This is how I know I'm a writer

I love to read, and I have a real love for books. The earliest memory I have of loving a book is first grade, when I fell in love with Harriet the Spy. I loved how she kept a journal and took notes as she observed the world and the people around her.

And I remember how proud I felt when I wrote my first book that year in school-- it was "bound" and covered in rose-colored contact paper and told a story of a panda who was happily surprised to have a baby (seriously).

In junior high, my dad and little brother played hockey and we were obsessed with The Mighty Ducks. I wrote my first (unfinished) novel about a girl who played hockey. I think I sensed, even at a young age, that I was designed for this, created to string words together in one way or another -- be it a novel, a thank you note, a research paper, or a poem for my kids. Like others, I'm realizing, that it has always helped me process my thoughts and feelings to write them out.

I can't read, watch, or observe without thinking about writing. That's how I know I'm a writer.

The more I read books, watch movies, and observe stories unfolding around me in real life, the more I feel the tug to write. To write blog posts, articles, stories, memoirs, even just to narrate my own life in my head (I really do that, but only after I read a novel whose voice I really connect with or like).

That's how I know I'm a writer, because I can't read or watch or observe without thinking about writing. I think about all those who have gone before me as writers and what that looked like for them, whether it was ink on parchment or fingers on keys, I wonder how they constructed such a plot (and thought of such a twist!), or whether they took lots of notes while they traveled, or what inspired their story.

I read a lot in the cracks of the day, early in the morning, and late at night. And I can't read without longing to write.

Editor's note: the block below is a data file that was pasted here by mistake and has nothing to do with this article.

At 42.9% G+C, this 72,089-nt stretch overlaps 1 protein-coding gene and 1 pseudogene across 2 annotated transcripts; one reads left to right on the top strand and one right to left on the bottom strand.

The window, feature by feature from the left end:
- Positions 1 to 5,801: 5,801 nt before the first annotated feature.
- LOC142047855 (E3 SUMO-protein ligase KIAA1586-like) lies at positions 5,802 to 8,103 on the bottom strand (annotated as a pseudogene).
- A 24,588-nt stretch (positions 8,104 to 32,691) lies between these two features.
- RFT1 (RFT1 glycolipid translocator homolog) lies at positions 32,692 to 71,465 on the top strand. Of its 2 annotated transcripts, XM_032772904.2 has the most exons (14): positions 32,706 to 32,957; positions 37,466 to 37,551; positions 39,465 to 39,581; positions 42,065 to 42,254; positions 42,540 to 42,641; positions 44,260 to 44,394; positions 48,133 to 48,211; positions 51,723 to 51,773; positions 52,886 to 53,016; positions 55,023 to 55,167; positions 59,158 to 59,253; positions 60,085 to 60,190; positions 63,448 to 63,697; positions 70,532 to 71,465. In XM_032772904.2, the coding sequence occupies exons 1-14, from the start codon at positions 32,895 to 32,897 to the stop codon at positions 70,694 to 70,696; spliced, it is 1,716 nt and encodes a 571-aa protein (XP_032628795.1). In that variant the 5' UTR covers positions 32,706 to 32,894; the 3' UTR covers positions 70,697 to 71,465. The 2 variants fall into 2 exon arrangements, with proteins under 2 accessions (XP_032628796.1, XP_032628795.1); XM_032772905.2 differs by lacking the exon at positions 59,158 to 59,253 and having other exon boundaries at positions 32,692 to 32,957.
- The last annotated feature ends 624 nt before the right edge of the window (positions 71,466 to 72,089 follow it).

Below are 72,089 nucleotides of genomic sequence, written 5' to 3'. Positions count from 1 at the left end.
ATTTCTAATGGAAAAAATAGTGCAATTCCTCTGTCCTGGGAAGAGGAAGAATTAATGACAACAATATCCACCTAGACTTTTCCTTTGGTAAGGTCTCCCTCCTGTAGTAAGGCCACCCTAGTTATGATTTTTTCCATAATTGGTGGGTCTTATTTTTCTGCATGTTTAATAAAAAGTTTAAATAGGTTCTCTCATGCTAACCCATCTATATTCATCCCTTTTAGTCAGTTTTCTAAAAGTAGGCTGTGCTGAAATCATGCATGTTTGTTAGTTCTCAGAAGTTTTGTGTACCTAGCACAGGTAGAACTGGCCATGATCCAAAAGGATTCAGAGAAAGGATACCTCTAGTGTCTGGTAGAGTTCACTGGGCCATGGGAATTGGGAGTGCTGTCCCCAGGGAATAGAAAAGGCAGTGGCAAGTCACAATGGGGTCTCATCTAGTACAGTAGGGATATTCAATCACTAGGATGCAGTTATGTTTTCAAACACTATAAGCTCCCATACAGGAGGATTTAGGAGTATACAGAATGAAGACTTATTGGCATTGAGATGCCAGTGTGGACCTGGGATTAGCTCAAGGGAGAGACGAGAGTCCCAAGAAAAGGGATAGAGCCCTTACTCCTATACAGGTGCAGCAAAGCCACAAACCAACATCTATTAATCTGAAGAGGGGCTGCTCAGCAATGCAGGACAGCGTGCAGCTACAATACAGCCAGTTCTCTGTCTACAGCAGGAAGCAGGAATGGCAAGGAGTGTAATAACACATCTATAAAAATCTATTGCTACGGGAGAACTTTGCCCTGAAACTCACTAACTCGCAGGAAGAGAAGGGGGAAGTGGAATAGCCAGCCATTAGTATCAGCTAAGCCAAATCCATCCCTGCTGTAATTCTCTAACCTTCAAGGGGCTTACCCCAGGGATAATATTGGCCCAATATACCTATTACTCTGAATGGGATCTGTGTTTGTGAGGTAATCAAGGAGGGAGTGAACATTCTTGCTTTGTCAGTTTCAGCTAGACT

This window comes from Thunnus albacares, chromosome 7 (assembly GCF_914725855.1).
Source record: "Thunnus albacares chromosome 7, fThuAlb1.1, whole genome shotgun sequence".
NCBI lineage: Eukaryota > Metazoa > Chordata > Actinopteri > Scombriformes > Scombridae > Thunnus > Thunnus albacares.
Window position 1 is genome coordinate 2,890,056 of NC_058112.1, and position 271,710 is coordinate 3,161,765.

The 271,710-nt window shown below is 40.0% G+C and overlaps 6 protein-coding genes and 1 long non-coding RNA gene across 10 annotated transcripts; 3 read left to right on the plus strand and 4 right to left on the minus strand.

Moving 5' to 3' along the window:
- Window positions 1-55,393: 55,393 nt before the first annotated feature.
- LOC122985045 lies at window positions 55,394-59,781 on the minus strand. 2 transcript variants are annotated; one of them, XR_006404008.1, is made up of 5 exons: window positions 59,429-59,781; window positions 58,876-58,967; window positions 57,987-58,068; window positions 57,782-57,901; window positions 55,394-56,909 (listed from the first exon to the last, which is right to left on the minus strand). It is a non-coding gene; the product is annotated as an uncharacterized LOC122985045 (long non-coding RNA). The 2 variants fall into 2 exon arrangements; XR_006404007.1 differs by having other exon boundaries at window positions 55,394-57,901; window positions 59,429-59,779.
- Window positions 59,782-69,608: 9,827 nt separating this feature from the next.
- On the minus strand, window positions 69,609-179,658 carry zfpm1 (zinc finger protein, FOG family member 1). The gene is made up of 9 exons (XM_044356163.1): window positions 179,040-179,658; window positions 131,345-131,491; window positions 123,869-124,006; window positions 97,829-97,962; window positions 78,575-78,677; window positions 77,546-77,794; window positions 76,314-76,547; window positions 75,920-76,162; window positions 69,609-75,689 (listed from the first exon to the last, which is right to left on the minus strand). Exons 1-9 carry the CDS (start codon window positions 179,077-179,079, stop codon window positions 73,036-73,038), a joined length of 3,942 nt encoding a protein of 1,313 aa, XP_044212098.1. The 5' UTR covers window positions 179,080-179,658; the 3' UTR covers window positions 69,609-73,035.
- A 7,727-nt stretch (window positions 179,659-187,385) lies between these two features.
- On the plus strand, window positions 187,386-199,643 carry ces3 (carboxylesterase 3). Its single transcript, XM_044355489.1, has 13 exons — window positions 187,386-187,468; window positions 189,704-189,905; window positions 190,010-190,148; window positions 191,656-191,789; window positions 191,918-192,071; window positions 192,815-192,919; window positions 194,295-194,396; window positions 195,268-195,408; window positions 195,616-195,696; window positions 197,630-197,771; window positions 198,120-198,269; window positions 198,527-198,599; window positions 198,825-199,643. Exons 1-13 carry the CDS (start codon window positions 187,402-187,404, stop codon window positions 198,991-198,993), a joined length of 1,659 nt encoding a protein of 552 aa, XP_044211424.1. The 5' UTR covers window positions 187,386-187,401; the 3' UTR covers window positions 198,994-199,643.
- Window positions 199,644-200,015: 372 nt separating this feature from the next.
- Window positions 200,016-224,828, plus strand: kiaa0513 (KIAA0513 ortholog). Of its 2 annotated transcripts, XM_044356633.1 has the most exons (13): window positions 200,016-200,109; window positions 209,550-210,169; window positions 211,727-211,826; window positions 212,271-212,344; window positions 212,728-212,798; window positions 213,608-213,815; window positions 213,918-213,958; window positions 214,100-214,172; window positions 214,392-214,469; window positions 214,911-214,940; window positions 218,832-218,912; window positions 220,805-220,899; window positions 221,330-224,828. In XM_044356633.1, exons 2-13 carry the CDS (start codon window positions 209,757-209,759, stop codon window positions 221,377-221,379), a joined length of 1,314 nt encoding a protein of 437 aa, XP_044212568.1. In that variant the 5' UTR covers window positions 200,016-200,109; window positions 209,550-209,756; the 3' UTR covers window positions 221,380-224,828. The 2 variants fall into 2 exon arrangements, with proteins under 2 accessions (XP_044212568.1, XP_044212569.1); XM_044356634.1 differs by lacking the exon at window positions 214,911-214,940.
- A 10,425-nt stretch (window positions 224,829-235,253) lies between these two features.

Of course, I'm a mom in the trenches, too. I've got mouths to feed, lessons to teach, playdates, and activities to drive to, but underneath it all, I think I really am a writer.

I feel a little brave and audacious saying that out loud here on the internet: {I'm a writer.} I feel like I'm daring myself to believe it and to walk forward in that truth.

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Have you heard of MOOCs? MOOC stands for massive open online course and the classes are taught by real professors through real universities. My husband has been taking free classes on line for "fun" for a couple of years now. His usually have to do with programming or statistics or something nerdy like that. :)

I'm starting one this weekend called How Writers Write Fiction through the Writing University, which is part of The University of Iowa. You can join me if you want, for free! Register here.

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Books to inspire me to be more brave that I'm reading (or will be soon):

A Million Little Ways: Uncover the Art You Were Made to Live by Emily P. Freeman

The War of Art: Break Through Your Blocks and Win Your Creative Battles by Steven Pressman

Glitter in the Blood: A Poet's Manifesto for Better, Braver Writing by Mindy Nettifee

You Are a Writer (So Start Acting Like One) by Jeff Goins

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Tomorrow starts October, and I'm hoping to join in with the other 31 dayers to (casually) process this a bit more. Not writing itself per se, but well, you'll see... :)

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